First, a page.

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Brushes for Smudges

Custom brushes are essential for achieving that smudged, misprinted look. You can download some nice premade brushes from To load these new brushes into your Photoshop brushes palette, go to your brushes window (choose Window, Show Brushes) and click on the arrow in the top-right corner of the window. From the options menu that appears, select Load Brushes. Then simply locate your newly downloaded brushes file and click on it. Your new brush patterns appear at the bottom of your brushes palette. (You might need to scroll down to find them.)

To create your own custom brushes, start with a 30x30-pixel document. Next, create a pattern in that document. You can use noise filters, draw lines yourself, or use any combination thereof. Once you get a pattern you think you like (you won't really know until you use it), open your brushes window and click on the arrow in the top-right corner. From the options menu that appears, choose Define Brush. Your newly created brush pattern now appears at the bottom of your brushes palette. Experiment with creating brushes until you get some that you like.

After you've selected the desired brush from your brushes palette by clicking on it, it's time to paint. Click on the pencil tool, and select a foreground color. For lo-fi grunge purposes, merely dab the brush; don't actually paint with it. You're trying to create a corrosive effect, not draw a line. You can create either an ink smudge or a misprint.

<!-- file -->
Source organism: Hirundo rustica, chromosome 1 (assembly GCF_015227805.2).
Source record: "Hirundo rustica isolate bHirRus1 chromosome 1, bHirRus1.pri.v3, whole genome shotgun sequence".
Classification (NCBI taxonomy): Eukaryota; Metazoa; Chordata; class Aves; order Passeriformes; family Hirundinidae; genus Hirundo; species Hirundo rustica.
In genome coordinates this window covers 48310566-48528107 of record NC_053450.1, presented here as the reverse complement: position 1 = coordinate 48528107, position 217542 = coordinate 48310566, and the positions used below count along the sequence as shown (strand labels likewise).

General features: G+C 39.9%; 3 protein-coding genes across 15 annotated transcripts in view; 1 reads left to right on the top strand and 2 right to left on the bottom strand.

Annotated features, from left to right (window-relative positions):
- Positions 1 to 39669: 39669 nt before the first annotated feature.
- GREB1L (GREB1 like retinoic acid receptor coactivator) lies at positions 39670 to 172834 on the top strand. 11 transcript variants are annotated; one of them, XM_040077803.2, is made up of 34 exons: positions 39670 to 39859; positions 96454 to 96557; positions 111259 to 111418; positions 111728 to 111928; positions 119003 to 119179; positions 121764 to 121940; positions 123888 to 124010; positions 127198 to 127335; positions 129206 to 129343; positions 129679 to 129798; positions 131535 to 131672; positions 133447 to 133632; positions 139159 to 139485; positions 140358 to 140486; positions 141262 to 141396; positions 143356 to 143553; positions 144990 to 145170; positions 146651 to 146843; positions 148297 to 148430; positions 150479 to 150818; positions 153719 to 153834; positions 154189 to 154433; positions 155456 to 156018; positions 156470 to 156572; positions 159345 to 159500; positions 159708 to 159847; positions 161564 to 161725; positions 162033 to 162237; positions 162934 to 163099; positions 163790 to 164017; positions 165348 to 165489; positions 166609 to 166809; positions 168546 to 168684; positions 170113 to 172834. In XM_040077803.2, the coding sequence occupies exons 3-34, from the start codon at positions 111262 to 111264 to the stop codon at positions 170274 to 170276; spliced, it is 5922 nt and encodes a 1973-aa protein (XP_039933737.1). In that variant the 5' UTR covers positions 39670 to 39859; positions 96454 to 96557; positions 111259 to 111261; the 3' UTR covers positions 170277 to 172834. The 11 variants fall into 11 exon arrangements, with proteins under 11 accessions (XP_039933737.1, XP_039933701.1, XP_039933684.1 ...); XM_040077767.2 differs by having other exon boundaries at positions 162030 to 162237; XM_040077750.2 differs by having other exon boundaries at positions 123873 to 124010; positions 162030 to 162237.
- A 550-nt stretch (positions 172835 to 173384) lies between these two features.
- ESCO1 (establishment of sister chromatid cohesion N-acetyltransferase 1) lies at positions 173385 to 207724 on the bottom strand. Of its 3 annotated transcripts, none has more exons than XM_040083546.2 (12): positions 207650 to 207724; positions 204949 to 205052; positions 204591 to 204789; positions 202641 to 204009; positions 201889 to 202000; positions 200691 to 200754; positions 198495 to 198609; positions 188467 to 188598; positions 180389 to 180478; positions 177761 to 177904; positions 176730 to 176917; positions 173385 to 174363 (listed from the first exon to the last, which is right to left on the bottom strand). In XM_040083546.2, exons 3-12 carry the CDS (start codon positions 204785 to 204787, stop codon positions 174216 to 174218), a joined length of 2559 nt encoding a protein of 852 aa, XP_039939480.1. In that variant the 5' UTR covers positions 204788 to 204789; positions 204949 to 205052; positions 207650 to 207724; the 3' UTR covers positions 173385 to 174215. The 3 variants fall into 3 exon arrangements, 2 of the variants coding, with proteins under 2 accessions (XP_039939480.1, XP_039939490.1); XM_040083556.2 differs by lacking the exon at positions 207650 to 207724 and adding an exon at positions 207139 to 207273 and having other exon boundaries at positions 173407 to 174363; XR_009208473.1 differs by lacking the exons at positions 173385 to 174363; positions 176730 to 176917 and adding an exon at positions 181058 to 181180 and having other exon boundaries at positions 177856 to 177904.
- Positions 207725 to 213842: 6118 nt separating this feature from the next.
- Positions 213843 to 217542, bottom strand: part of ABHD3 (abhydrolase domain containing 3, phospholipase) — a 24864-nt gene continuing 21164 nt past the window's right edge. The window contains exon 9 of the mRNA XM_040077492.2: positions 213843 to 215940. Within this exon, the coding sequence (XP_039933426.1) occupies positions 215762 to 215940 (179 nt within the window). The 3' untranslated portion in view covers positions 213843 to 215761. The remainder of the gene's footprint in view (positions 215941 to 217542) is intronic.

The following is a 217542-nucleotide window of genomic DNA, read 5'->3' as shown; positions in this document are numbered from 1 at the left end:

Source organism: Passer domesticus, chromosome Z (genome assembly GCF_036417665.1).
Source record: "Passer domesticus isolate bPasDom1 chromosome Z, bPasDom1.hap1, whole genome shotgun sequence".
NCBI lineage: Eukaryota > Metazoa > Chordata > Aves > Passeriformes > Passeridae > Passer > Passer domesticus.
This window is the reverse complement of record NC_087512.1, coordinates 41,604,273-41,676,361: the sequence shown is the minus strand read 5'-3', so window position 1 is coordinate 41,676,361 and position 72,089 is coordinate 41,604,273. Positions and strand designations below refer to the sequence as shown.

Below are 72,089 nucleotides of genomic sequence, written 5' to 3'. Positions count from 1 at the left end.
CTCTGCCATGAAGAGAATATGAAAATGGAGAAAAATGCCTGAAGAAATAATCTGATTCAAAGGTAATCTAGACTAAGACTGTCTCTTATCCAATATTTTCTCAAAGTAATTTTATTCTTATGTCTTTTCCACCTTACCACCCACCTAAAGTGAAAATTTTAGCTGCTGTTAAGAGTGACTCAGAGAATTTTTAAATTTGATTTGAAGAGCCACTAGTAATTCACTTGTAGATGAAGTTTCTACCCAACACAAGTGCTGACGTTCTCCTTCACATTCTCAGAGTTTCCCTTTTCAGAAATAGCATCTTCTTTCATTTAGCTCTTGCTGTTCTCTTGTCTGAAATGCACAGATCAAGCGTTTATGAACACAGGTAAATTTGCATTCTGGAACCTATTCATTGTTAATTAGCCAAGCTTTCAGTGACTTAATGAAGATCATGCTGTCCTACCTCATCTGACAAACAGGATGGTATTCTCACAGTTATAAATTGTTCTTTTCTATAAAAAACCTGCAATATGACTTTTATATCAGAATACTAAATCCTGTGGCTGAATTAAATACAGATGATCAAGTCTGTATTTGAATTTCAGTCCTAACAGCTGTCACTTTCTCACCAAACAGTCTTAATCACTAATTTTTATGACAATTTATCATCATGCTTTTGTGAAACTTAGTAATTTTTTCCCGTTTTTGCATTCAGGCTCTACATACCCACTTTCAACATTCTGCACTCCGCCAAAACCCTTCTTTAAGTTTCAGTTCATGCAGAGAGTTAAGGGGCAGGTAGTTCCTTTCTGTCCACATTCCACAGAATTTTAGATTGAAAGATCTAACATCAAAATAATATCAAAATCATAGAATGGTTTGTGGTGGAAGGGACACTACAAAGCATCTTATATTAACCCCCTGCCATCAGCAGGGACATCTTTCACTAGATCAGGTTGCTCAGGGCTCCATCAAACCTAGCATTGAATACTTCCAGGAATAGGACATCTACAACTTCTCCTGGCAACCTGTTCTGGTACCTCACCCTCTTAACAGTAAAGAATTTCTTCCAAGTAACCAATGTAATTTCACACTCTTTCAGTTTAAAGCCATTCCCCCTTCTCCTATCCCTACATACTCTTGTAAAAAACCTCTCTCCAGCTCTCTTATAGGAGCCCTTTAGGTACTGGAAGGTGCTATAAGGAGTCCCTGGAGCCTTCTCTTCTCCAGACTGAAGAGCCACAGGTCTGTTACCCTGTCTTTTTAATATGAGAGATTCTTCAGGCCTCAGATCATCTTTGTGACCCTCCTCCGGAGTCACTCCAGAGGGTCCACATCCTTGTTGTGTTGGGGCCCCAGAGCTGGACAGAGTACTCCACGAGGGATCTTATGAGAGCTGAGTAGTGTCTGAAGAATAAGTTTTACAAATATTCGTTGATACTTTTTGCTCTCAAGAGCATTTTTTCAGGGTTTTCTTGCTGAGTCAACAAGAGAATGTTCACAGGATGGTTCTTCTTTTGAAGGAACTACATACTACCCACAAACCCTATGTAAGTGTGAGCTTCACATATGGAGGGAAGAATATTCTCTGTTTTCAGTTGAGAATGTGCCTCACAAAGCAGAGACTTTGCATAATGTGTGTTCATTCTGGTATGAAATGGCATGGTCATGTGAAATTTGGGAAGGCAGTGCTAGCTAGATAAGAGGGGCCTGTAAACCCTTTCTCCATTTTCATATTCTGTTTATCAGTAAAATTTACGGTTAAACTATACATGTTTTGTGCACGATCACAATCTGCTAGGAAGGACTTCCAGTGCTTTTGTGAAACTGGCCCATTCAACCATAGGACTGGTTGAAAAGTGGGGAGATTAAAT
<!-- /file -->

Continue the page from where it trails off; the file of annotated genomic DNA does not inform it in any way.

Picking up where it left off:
To create an ink smudge, match your pencil color to the color of the text you want to smudge. Next, create a new layer for your smudges, making sure your smudge layer is above your text layer. Next, click your pencil near the edges of your text. This might take some trial and error, but when you do it correctly, it appears as if a printing press has smeared some extra ink while printing your text. This is one way to begin "eroding" the sterile digitality of computer-based design.

To create a misprint effect, match your pencil color to the background color of your page. Next, create a layer for your misprint effects, and place your misprint layer above the other layers of your design that you want to effect. Then, click your pencil on an area that you want to seem misprinted. It should look as if the page's background is showing through your design, as if the "printing" in that particular area got worn off or didn't quite take.

These brush techniques are subtle, and they might not seem to make much difference. But God is in the details. Your visitors won't notice exactly what you've done, but they will notice that your site looks different—less digital and more physical.

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